11th -14th Holes: This is the Amen Corner of alcohol-involved sporting events.  If I can make it through these 4 holes, I will put up a personal best.  I MUST keep my alcohol level low without completely stopping drinking.  I REPEAT, I CAN NOT STOP DRINKING!  The second I stop; I go into hangover mode.  Nobody golfs well with a hangover, ask Graeme McDowell.


15th-17th Holes: STOP DRINKING.  If I’m not done with my beer, I toss it down.  You don’t want to be nursing a beer that tastes like mop water at a strip club through the last four holes.


18th Hole: Enjoy the hole. You feel like shit by now, but if you did this right you kept a 3-beer buzz for 16 of 18 holes and that’s as good as you can do.


And that is that.  18 holes of golf, 4-5 hours of hilarious fun, and a solid buzz.  One of the great things about the 3-beer corollary is that it’s fun to practice, but very difficult to get exactly right.  Becoming a master requires meditation, diligence, commitment, a perfect balance of indulgence and restraint and practice.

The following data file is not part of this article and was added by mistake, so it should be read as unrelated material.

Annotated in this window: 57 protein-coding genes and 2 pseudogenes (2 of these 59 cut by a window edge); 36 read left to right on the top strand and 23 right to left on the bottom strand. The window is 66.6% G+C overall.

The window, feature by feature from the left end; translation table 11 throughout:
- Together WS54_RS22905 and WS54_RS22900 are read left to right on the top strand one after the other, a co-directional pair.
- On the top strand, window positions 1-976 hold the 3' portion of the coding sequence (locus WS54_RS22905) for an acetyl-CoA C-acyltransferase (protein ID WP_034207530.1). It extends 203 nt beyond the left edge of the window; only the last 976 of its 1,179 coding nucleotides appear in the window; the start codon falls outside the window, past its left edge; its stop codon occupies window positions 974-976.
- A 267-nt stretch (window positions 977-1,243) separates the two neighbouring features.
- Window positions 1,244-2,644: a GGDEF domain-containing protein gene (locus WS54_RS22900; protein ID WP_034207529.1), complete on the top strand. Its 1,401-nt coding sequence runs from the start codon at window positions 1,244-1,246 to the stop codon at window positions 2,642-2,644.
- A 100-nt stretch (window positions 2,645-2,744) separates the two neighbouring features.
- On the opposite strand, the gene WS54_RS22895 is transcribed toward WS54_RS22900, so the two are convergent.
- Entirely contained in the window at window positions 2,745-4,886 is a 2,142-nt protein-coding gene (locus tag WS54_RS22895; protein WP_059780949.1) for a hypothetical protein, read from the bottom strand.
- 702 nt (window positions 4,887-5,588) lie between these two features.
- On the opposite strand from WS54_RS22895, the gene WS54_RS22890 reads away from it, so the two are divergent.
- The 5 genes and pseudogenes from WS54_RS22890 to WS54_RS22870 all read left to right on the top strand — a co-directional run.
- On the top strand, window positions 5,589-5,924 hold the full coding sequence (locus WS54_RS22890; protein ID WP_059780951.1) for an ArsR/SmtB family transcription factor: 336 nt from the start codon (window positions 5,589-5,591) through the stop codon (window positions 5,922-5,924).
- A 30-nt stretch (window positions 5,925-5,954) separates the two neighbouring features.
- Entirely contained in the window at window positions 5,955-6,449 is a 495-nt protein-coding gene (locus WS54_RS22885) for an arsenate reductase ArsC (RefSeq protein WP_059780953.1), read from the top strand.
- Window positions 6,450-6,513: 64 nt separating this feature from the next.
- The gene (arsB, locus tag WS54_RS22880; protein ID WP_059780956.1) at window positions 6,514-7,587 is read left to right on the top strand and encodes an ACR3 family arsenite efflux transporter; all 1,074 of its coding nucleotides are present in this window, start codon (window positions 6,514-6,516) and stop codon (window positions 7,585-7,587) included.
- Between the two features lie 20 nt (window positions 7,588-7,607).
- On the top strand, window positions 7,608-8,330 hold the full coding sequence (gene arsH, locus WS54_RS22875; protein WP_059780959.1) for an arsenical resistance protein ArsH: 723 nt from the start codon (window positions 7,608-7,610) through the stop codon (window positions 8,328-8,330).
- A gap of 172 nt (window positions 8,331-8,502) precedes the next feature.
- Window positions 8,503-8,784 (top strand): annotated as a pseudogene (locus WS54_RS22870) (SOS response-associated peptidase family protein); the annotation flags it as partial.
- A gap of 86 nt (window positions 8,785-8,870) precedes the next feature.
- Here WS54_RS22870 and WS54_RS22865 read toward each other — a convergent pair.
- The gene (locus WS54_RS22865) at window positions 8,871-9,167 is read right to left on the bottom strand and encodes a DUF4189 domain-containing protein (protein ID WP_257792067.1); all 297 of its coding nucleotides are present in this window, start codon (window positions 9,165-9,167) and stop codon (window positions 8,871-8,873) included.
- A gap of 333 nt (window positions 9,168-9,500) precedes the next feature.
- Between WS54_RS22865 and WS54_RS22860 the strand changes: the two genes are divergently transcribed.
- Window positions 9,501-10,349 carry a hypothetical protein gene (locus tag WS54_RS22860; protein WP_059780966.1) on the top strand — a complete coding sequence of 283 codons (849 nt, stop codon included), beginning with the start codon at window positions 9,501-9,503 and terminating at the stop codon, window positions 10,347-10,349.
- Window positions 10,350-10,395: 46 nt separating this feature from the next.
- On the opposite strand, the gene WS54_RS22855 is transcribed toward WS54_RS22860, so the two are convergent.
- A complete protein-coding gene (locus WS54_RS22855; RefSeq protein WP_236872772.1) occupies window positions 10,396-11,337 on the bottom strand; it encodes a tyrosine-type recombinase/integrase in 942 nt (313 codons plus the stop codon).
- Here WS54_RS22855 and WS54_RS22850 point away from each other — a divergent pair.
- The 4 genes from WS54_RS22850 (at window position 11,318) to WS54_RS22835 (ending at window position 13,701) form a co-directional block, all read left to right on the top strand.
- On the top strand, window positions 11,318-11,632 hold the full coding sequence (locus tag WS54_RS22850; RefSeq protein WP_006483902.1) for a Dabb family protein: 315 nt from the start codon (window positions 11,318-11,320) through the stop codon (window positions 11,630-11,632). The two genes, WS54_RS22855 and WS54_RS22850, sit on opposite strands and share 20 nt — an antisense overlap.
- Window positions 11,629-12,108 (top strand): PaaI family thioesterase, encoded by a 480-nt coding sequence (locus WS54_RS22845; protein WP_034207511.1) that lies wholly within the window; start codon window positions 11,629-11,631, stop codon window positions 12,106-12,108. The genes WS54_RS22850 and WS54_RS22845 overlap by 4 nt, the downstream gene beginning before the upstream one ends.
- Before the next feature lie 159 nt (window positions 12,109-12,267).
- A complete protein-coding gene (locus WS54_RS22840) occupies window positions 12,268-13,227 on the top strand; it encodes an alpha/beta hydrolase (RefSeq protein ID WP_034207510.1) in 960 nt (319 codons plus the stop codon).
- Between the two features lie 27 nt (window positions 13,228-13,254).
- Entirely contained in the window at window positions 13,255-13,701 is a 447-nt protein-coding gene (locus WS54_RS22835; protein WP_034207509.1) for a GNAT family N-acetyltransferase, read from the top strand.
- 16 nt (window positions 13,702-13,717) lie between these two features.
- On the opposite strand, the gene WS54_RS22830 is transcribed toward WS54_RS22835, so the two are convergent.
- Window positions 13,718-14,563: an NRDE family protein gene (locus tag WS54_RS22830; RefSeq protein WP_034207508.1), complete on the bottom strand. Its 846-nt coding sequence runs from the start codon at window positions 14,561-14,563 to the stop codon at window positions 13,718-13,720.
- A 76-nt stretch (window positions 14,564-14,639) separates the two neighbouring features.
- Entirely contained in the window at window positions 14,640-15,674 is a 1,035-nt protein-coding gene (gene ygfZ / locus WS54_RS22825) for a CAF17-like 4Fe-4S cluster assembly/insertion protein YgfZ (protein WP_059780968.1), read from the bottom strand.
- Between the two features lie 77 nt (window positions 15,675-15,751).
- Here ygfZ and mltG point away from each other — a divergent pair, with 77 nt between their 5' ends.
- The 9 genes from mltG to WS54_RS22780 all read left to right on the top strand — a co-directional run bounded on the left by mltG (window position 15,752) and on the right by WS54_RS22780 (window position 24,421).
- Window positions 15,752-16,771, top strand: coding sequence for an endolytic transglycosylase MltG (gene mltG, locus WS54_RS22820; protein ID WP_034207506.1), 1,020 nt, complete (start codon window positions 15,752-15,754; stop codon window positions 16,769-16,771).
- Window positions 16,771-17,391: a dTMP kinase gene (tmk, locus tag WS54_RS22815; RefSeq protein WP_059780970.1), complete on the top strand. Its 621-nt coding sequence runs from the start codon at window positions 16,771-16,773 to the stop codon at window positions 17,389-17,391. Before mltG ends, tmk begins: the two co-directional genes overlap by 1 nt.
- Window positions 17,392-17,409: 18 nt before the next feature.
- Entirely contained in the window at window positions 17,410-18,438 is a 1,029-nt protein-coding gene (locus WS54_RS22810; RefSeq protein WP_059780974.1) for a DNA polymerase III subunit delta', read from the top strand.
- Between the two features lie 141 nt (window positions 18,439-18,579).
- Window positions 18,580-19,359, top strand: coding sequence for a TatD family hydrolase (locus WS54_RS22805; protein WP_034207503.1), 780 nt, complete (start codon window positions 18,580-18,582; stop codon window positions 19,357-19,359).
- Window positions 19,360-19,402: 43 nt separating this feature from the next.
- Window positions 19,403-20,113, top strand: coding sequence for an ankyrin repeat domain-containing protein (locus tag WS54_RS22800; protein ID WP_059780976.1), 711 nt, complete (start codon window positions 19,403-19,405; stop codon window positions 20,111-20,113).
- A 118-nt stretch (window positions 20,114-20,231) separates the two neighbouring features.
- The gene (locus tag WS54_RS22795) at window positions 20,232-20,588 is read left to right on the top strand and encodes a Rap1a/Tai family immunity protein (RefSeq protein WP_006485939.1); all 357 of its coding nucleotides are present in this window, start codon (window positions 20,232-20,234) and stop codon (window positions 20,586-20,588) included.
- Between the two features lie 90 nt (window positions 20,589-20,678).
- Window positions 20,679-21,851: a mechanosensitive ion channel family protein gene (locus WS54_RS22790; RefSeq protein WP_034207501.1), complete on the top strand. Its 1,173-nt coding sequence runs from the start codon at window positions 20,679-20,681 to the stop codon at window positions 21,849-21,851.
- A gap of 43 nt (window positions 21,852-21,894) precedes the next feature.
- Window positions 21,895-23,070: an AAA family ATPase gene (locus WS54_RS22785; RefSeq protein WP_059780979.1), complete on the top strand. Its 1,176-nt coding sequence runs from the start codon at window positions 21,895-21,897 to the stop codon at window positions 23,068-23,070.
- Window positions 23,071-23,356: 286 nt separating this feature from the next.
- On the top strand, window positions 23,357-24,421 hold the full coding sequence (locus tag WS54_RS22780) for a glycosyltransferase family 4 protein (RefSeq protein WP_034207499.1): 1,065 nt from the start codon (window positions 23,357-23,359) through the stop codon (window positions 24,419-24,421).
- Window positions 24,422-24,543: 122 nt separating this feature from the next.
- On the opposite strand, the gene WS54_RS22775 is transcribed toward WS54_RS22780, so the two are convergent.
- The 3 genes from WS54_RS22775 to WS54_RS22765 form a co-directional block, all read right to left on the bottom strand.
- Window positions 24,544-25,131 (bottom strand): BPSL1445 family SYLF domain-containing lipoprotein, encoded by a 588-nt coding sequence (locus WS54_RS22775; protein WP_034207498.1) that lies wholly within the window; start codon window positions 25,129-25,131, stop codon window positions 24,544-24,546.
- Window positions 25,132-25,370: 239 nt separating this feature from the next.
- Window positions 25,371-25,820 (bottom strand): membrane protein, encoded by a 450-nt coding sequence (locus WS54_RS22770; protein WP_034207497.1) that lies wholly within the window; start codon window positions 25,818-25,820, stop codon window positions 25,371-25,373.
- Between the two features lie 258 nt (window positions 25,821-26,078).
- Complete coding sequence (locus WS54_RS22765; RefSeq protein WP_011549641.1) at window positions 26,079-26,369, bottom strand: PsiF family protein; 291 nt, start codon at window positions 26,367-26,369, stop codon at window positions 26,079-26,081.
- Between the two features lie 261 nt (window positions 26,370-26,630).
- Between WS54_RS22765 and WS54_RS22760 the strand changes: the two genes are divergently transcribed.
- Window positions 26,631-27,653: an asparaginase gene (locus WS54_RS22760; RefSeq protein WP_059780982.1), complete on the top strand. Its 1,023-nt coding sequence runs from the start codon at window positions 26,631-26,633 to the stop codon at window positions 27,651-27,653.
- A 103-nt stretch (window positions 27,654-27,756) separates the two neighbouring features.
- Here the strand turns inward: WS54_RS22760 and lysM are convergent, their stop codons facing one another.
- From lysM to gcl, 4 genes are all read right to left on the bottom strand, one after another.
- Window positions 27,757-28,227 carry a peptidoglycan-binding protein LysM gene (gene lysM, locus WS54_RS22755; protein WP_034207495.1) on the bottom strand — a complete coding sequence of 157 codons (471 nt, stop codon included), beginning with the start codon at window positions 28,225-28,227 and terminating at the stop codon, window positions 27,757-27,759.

– Jamie C.

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Why I have a blog… I think.

First off, I’d like to explain why I have a blog.

I had an answer for this, I totally did.  Did I?  I think I did, well this is sort of one…

I have a blog because I think I have a unique perspective to share as a 30 year old, wasp-y dude.  Being a wasp-y white dude isn’t as easy as it looks.  I mean, sure, we’ve dominated the civilized world for six thousand years, we currently enjoy employment and salaries at higher rates than any other subgenre of human being and we’re not particularly good at anything, but c’mon I stubbed my toe the other day in my flip flops, so there’s a downside too.  What will follow will be a mix of the political, philosophical and comical posts you expect from a carniverous, beer-drinking, anglophile with a penchant for delightfulness.  Be entertained!

-Jamie C